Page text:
You know when two old Volkswagen Beetle drivers pass each other they toot their horn or flash their lights at one another as a sign of respect because they're in the same club? Well, he was doing that with shoes. We were both wearing the same Converse shoes. 

That's not the same thing at all, is it? Old Beetles are probably quite hard to come by these days, I imagine. Mass produced popular shoes, less so. It's not like we were going to get into a deep conversation about whether or not we still have the original laces or did we have to go on eBay and try to find the exact insoles from a spare parts shoe expert. I smiled at him though. If he leaves London thinking it was amazing because he saw a man wearing the same shoes as him, then let him have his fun. I hope that will be of some comfort to him on his deathbed. As he got up to leave, he curled out an almighty turd onto the London Tube Rule Book and spoke to me. "Goodbye", he said.

Yeah, idiot. Goodbye. Fucking stupid idiot.

As he got off the train I saw him taking an umbrella out of his bag.

Why didn't I bring an umbrella? I'm an idiot.

I never bring an umbrella. I don't know why I never bring an umbrella but I never, ever bring an umbrella. Maybe it's because I'm just not that uptight about a bit of rain. Maybe I just don't care about anything. Mavericks never care. Maybe it's because I don't actually have an umbrella. There are more and more soaking wet passengers on the tube now. I really wish I had an umbrella.

A man and woman get on and sit near me. The man sits right beside me, the woman sits facing him. They are a couple. I can tell because they are arguing, but at least they're arguing quietly. They both have umbrellas. That's also not a good sign. If they were happy, they'd have one umbrella. Yes, they'd both get a bit wet and look all sexy but at least they'd have each other and who cares about anything if you have that? Is it still raining, I hadn't noticed... etc. 

"I don't want to talk about it", he said in his London accent. See? Londoners get it. You're on the tube: no talking! "I'm not being unreasonable", she replied in her northern accent.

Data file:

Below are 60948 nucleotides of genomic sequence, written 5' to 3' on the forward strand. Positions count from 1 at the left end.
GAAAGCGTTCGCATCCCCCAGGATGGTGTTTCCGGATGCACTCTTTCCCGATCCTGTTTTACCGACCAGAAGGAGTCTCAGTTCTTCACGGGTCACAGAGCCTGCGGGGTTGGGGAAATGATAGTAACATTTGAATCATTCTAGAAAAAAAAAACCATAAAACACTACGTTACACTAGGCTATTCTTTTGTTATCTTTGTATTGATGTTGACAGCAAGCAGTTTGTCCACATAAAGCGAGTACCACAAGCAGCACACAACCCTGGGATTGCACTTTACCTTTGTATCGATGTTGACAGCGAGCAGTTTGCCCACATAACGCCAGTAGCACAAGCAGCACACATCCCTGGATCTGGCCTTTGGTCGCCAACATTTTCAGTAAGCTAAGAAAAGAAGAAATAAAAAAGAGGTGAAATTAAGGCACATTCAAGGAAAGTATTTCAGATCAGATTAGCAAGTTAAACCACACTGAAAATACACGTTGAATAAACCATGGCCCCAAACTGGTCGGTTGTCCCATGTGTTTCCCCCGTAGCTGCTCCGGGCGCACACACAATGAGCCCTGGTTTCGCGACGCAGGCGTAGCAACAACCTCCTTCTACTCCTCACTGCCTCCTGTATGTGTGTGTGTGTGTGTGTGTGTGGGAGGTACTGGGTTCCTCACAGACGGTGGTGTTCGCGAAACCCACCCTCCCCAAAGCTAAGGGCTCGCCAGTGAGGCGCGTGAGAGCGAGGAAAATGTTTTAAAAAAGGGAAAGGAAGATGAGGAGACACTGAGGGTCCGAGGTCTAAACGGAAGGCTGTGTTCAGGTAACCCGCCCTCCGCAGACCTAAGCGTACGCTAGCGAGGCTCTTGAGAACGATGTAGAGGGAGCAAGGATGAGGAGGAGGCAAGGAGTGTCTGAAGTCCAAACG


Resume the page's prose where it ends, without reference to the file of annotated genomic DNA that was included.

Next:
Ah, well. They NEVER understand the tube, do they? This is the London Underground where every carriage is the Quiet Carriage but still their argument whispered on. To be fair, I couldn't really hear what they were arguing about but their faces said everything. She looked tired, he looked furious. I heard lots of "I don't care" and "You don't listen" from him but I couldn't hear her at all and that's fine by me. Like I said, they were breaking the rules but at least they were doing it quietly. Until... he said "shut up". Not loudly. Just louder than before. Clearer. Nastier. "Shut up". 

She responded but every time she spoke he got louder. "Just shut up", he kept saying. People around us felt uncomfortable, she looked mortified. "Stupid bitch", he said loud and clear and everyone around looked at him. I was one of them. "Got a problem?", said the 40 year old teenager. And that's when I broke my own rule: I spoke to someone on the tube.

I thought about northerners. Talking in a friendly, cheery tone. Warm. I replied quietly and with a little laugh, thinking that would help (also, I was a bit scared). "I'm sitting next to a man who just said 'Stupid bitch' on the tube".

He ignored me and the couple went back to arguing. Her quietly, him getting louder all the time. Everyone around us feeling very uncomfortable. He must have said "Stupid bitch" another 6 times before getting his phone and earphones out. That was it. The man had spoken: You're a stupid bitch, the argument is over and now I'm going to listen to Noel Gallagher's High Flying Birds. I don't quite know what happened next but clearly, after speaking to that horrible man on the tube, I'd got a taste for it. I started talking to the woman. "Bloody Londoners", I said to her. "Always so unfriendly".